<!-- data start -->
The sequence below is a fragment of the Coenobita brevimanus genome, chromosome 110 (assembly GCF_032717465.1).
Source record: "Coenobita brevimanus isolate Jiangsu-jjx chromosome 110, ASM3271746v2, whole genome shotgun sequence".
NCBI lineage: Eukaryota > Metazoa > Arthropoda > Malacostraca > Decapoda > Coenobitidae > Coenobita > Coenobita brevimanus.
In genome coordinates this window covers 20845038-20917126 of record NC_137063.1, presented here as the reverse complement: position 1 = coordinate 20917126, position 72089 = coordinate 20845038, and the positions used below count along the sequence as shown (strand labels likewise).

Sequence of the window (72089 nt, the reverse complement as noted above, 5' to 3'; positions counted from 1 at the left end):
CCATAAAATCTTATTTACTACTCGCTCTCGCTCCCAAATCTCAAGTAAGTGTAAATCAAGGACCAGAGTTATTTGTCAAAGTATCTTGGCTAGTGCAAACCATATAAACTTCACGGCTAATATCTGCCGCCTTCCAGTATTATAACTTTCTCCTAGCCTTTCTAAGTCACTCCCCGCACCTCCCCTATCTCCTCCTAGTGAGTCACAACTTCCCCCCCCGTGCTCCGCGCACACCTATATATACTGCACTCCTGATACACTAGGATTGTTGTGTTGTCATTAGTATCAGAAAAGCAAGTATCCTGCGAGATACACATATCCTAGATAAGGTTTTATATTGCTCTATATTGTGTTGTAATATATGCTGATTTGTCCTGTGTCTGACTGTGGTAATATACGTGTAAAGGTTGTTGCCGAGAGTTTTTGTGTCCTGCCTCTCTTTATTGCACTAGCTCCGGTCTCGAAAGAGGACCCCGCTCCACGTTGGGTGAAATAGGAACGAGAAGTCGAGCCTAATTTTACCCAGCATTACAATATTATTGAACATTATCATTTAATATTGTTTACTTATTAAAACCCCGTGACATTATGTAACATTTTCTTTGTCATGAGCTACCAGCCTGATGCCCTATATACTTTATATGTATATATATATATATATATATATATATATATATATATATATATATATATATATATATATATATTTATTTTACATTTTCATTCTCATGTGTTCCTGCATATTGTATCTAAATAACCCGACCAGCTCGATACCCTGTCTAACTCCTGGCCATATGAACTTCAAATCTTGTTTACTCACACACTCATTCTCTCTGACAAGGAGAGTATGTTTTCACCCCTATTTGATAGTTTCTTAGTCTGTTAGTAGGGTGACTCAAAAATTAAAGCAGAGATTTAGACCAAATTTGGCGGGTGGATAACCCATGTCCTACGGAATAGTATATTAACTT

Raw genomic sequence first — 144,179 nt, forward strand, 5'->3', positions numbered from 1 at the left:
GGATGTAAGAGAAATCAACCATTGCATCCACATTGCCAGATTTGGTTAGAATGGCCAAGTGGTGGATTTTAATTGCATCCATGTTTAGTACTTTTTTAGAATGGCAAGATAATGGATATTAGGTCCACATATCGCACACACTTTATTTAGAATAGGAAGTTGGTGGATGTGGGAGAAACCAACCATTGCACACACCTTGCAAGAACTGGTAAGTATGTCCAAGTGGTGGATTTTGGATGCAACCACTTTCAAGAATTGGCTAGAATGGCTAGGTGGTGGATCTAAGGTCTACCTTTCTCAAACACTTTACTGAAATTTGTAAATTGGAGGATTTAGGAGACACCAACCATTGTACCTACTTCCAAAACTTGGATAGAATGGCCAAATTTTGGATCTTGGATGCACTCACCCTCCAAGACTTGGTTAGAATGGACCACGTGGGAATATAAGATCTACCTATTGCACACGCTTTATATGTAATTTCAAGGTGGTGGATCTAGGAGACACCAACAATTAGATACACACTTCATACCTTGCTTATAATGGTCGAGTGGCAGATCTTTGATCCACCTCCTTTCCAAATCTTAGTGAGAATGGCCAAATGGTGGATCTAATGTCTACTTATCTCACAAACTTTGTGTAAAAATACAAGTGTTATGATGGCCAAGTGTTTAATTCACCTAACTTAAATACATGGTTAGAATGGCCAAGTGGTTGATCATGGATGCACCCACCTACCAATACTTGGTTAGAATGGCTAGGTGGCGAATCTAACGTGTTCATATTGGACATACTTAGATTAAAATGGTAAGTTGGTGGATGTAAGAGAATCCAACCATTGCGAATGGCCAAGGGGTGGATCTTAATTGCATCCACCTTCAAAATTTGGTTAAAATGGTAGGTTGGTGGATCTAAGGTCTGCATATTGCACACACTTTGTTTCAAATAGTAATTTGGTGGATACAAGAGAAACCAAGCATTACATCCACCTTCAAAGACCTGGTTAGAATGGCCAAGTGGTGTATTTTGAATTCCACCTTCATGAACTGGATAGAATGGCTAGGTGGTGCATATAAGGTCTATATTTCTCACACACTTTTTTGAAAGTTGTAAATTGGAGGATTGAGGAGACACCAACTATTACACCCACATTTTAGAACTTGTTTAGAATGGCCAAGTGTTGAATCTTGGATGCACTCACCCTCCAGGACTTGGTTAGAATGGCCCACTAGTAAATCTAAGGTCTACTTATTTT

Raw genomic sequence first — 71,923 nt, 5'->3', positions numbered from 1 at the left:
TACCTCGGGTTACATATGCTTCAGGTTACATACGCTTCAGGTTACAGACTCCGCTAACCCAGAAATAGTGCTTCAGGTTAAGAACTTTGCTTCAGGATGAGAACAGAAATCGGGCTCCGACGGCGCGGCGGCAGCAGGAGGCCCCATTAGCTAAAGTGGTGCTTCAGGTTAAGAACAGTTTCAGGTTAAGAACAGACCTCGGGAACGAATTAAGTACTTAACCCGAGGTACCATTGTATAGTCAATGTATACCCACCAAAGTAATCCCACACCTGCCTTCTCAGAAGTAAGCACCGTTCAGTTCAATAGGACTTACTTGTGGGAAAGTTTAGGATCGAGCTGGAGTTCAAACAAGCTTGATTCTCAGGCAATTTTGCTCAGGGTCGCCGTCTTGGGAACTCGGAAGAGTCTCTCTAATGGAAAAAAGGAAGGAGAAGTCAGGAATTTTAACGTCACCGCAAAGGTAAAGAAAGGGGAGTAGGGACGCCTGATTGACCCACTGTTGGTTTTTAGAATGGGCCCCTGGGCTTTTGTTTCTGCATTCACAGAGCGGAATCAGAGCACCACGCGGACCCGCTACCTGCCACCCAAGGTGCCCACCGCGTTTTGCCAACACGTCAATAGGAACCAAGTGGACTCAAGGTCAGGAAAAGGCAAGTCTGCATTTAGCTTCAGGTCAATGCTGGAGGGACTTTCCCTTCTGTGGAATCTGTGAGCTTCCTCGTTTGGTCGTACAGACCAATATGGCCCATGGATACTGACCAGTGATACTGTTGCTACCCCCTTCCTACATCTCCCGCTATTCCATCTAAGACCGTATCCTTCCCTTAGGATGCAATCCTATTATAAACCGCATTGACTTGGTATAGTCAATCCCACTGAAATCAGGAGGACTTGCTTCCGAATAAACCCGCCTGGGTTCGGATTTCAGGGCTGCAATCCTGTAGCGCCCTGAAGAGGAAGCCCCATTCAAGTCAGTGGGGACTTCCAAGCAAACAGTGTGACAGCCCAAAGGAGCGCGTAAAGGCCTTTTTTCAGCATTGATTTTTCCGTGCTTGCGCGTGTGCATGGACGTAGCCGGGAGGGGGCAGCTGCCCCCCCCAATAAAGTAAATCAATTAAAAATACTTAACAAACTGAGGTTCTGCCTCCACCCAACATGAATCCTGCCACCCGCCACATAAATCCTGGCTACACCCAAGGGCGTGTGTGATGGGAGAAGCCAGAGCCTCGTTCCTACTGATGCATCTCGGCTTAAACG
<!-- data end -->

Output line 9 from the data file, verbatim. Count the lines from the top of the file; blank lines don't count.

Raw genomic sequence first — 71,923 nt, 5'->3', positions numbered from 1 at the left: